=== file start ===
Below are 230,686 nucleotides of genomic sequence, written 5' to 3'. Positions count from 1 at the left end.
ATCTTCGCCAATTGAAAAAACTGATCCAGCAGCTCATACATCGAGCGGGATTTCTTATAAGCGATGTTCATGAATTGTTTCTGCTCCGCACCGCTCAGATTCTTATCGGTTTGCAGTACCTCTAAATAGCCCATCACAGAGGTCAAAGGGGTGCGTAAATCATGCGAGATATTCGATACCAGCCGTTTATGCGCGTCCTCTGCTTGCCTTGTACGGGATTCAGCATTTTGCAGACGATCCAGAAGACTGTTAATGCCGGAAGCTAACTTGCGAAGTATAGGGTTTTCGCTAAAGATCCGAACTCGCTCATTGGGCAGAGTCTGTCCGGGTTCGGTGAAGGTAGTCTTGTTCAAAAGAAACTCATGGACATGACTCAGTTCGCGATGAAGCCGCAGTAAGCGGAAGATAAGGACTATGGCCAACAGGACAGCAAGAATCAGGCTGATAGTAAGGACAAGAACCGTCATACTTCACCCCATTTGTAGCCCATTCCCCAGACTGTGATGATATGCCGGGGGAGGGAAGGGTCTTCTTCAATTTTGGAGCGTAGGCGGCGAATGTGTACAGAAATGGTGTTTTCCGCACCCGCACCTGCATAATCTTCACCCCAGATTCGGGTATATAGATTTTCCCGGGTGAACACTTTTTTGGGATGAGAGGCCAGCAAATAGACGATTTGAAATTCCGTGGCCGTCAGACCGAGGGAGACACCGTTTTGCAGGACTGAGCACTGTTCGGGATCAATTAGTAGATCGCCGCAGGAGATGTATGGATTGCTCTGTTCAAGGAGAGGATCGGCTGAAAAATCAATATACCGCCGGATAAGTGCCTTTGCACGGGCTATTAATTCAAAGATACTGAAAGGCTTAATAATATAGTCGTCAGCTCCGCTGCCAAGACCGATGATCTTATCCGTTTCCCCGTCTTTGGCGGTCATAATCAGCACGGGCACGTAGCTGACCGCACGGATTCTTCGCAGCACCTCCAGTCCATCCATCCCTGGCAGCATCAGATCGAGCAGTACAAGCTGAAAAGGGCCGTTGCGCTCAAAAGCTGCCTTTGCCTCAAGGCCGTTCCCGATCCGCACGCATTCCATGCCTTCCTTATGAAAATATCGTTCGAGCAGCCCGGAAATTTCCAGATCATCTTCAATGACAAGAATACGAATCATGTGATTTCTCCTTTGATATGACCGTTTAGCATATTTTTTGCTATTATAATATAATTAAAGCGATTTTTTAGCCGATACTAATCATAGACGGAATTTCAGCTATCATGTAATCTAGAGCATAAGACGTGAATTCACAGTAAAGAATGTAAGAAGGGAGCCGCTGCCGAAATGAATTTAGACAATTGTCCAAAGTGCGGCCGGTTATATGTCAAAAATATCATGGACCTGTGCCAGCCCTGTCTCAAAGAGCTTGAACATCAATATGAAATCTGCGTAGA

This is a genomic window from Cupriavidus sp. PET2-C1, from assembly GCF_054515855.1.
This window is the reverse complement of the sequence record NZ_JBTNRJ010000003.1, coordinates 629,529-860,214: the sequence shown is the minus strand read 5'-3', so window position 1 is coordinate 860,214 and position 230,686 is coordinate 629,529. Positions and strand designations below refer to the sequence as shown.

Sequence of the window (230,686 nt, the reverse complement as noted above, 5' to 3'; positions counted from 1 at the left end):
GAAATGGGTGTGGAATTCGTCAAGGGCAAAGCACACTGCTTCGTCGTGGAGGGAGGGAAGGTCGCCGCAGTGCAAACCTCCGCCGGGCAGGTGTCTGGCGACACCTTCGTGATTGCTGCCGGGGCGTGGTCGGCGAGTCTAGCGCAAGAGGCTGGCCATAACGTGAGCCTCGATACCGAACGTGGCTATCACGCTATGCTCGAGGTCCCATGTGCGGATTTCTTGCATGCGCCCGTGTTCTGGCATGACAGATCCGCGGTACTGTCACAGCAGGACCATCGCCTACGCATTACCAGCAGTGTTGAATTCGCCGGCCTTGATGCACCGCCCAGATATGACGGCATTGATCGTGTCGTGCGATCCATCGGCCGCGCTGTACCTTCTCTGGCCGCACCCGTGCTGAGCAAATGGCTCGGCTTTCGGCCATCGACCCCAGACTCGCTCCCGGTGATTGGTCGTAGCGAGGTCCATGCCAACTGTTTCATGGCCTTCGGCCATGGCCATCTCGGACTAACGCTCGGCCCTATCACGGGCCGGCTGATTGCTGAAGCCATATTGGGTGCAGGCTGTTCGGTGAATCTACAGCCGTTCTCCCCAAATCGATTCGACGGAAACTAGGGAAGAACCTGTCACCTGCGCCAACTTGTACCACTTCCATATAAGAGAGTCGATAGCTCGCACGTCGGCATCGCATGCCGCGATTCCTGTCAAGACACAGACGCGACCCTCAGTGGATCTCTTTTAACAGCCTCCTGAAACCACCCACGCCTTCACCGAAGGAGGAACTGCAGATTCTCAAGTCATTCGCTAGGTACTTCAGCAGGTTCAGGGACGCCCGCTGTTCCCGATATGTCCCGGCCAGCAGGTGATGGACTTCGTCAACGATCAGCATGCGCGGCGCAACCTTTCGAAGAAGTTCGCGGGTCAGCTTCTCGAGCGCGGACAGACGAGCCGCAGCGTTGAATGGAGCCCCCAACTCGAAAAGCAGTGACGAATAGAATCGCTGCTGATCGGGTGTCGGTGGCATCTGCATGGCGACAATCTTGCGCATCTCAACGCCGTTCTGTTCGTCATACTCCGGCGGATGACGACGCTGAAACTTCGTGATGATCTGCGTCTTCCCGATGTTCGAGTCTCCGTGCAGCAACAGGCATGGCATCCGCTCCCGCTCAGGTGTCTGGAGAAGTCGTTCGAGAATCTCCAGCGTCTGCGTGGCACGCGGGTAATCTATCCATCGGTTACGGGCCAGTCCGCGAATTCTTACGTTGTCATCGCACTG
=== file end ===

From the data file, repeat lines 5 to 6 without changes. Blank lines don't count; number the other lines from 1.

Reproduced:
Sequence of the window (230,686 nt, the reverse complement as noted above, 5' to 3'; positions counted from 1 at the left end):
GAAATGGGTGTGGAATTCGTCAAGGGCAAAGCACACTGCTTCGTCGTGGAGGGAGGGAAGGTCGCCGCAGTGCAAACCTCCGCCGGGCAGGTGTCTGGCGACACCTTCGTGATTGCTGCCGGGGCGTGGTCGGCGAGTCTAGCGCAAGAGGCTGGCCATAACGTGAGCCTCGATACCGAACGTGGCTATCACGCTATGCTCGAGGTCCCATGTGCGGATTTCTTGCATGCGCCCGTGTTCTGGCATGACAGATCCGCGGTACTGTCACAGCAGGACCATCGCCTACGCATTACCAGCAGTGTTGAATTCGCCGGCCTTGATGCACCGCCCAGATATGACGGCATTGATCGTGTCGTGCGATCCATCGGCCGCGCTGTACCTTCTCTGGCCGCACCCGTGCTGAGCAAATGGCTCGGCTTTCGGCCATCGACCCCAGACTCGCTCCCGGTGATTGGTCGTAGCGAGGTCCATGCCAACTGTTTCATGGCCTTCGGCCATGGCCATCTCGGACTAACGCTCGGCCCTATCACGGGCCGGCTGATTGCTGAAGCCATATTGGGTGCAGGCTGTTCGGTGAATCTACAGCCGTTCTCCCCAAATCGATTCGACGGAAACTAGGGAAGAACCTGTCACCTGCGCCAACTTGTACCACTTCCATATAAGAGAGTCGATAGCTCGCACGTCGGCATCGCATGCCGCGATTCCTGTCAAGACACAGACGCGACCCTCAGTGGATCTCTTTTAACAGCCTCCTGAAACCACCCACGCCTTCACCGAAGGAGGAACTGCAGATTCTCAAGTCATTCGCTAGGTACTTCAGCAGGTTCAGGGACGCCCGCTGTTCCCGATATGTCCCGGCCAGCAGGTGATGGACTTCGTCAACGATCAGCATGCGCGGCGCAACCTTTCGAAGAAGTTCGCGGGTCAGCTTCTCGAGCGCGGACAGACGAGCCGCAGCGTTGAATGGAGCCCCCAACTCGAAAAGCAGTGACGAATAGAATCGCTGCTGATCGGGTGTCGGTGGCATCTGCATGGCGACAATCTTGCGCATCTCAACGCCGTTCTGTTCGTCATACTCCGGCGGATGACGACGCTGAAACTTCGTGATGATCTGCGTCTTCCCGATGTTCGAGTCTCCGTGCAGCAACAGGCATGGCATCCGCTCCCGCTCAGGTGTCTGGAGAAGTCGTTCGAGAATCTCCAGCGTCTGCGTGGCACGCGGGTAATCTATCCATCGGTTACGGGCCAGTCCGCGAATTCTTACGTTGTCATCGCACTG